Today as layer after layer of corruption is being peeled off destroying the party's residual credibility (residual because by the time her regime ended Khaleda Zia greatly compromised the party's image by her tolerance of unbridled corruption), the former Prime Minister must take her due responsibility for having literally destroyed the party that propelled her to the highest elected office twice. What an irony, instead of being humbled by the honour, respect and dignity that the poor and underprivileged people of this country so generously gave to her, Khaleda Zia became arrogant, high-strung, imperious, proud and pompous. Her attitude was that of an uncrowned queen who had deigned to rule us for which we must be only grateful and not demand the implementation of what she promised in elections.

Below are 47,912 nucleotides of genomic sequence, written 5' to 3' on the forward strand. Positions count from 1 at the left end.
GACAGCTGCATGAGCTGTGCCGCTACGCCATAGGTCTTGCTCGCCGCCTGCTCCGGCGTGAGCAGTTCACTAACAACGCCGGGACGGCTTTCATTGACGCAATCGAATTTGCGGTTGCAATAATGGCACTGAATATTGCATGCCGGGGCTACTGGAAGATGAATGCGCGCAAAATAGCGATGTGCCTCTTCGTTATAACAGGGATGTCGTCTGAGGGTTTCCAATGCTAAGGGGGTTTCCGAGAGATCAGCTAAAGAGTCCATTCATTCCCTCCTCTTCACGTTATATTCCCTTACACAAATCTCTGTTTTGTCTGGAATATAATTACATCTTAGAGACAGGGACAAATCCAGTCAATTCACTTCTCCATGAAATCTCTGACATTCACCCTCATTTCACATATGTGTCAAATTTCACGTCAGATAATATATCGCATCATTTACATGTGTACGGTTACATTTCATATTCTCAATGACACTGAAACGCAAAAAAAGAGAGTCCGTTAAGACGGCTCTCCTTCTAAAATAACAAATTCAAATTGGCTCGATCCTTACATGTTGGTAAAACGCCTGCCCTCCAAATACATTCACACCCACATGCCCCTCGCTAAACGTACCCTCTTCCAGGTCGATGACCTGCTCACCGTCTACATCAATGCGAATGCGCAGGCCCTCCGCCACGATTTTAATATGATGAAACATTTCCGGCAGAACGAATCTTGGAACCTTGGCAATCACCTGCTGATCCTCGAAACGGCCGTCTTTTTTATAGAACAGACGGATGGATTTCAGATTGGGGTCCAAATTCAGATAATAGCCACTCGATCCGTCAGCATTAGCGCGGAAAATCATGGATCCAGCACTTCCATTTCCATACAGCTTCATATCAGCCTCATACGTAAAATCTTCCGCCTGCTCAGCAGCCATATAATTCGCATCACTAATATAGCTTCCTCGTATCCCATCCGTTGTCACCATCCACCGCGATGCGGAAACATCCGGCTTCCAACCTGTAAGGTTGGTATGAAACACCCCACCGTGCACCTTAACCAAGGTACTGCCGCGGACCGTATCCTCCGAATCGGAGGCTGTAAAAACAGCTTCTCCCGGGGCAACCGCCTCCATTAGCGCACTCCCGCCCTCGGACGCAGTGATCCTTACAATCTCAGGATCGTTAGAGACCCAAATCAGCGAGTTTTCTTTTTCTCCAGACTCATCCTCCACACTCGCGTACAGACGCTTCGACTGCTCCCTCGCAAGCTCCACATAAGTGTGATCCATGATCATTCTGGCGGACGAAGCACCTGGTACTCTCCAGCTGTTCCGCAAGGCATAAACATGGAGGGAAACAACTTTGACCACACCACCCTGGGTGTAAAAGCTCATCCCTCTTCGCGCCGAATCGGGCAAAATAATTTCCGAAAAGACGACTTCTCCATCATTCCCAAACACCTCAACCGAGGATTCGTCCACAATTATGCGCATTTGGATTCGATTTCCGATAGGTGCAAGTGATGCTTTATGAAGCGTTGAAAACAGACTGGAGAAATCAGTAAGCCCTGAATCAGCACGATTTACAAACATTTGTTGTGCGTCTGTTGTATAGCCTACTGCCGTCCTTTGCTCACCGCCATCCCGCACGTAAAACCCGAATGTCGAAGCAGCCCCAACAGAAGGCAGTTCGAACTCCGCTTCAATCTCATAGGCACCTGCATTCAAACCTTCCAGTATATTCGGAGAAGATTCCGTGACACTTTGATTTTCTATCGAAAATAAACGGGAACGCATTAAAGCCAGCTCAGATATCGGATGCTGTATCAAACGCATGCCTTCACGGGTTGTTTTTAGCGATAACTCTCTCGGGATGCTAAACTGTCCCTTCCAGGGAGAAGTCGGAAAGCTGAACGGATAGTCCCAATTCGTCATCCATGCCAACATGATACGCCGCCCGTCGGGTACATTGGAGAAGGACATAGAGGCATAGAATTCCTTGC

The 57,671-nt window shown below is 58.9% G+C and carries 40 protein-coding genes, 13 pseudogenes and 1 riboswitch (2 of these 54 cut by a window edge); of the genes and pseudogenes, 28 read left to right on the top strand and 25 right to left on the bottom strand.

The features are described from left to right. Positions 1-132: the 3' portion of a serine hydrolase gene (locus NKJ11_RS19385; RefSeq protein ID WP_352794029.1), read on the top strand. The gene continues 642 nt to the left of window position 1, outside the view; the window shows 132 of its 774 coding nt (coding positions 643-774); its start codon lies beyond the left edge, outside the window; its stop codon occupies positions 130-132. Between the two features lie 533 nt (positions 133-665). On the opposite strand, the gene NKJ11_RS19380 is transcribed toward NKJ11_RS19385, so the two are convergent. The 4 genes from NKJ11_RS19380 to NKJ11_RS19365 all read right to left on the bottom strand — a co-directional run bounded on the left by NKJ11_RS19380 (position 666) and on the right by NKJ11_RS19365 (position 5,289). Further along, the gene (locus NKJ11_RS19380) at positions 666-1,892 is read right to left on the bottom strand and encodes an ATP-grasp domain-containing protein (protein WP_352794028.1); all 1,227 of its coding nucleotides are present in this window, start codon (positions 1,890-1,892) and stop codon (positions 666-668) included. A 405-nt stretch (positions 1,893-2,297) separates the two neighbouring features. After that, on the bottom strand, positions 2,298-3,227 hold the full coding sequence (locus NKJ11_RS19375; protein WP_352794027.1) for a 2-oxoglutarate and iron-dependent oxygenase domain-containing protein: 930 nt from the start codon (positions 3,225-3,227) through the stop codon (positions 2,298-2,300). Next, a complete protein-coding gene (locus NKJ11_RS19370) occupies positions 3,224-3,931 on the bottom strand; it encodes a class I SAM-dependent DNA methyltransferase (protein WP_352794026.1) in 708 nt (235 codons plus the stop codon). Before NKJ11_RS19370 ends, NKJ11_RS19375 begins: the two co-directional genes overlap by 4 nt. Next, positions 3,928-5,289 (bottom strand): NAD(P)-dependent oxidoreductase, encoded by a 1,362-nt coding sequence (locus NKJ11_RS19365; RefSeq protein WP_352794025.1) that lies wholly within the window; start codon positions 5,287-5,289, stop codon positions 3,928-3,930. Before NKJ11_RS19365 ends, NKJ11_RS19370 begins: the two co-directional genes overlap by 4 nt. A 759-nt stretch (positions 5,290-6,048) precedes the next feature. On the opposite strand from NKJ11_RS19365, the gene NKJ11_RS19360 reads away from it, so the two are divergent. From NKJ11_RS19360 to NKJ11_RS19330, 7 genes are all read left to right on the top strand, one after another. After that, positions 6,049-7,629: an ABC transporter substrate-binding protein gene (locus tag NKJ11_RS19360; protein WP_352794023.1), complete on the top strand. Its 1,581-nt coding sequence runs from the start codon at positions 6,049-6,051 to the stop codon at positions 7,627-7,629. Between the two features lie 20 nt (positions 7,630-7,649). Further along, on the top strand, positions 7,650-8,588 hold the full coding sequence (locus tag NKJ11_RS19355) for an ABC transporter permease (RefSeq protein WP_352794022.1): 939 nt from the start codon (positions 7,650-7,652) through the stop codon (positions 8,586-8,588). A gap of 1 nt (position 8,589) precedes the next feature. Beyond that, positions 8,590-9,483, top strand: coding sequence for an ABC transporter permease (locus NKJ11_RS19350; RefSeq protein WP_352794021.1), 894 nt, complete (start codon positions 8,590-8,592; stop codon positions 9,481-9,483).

In our view there are two specific points in her second term from when the rot can be said to have become uncontrollable. First was the expansion of number of ministers (including state and deputy) from 35-40 to nearly 60 during the first days of government formation in the second term. This single decision created the ground for crippling the government from functioning with any semblance of discipline, becoming an open field for illegal or extra legal decisions that would lead to ever expanding corruption. As it became clear that while all cabinet ministers were nominees of the party leadership, nearly all the state and deputy ministers were nominees of Tarique Rahman. Thus began his disruptive influence on the functioning of government, which soon led to the dismantling of all checks and balances within the administration. The multilayered cabinet with dual loyalty was a recipe for disaster and that is precisely what happened--utter disaster. Governance failed and politicisation of every aspect of the administration became the order of the day.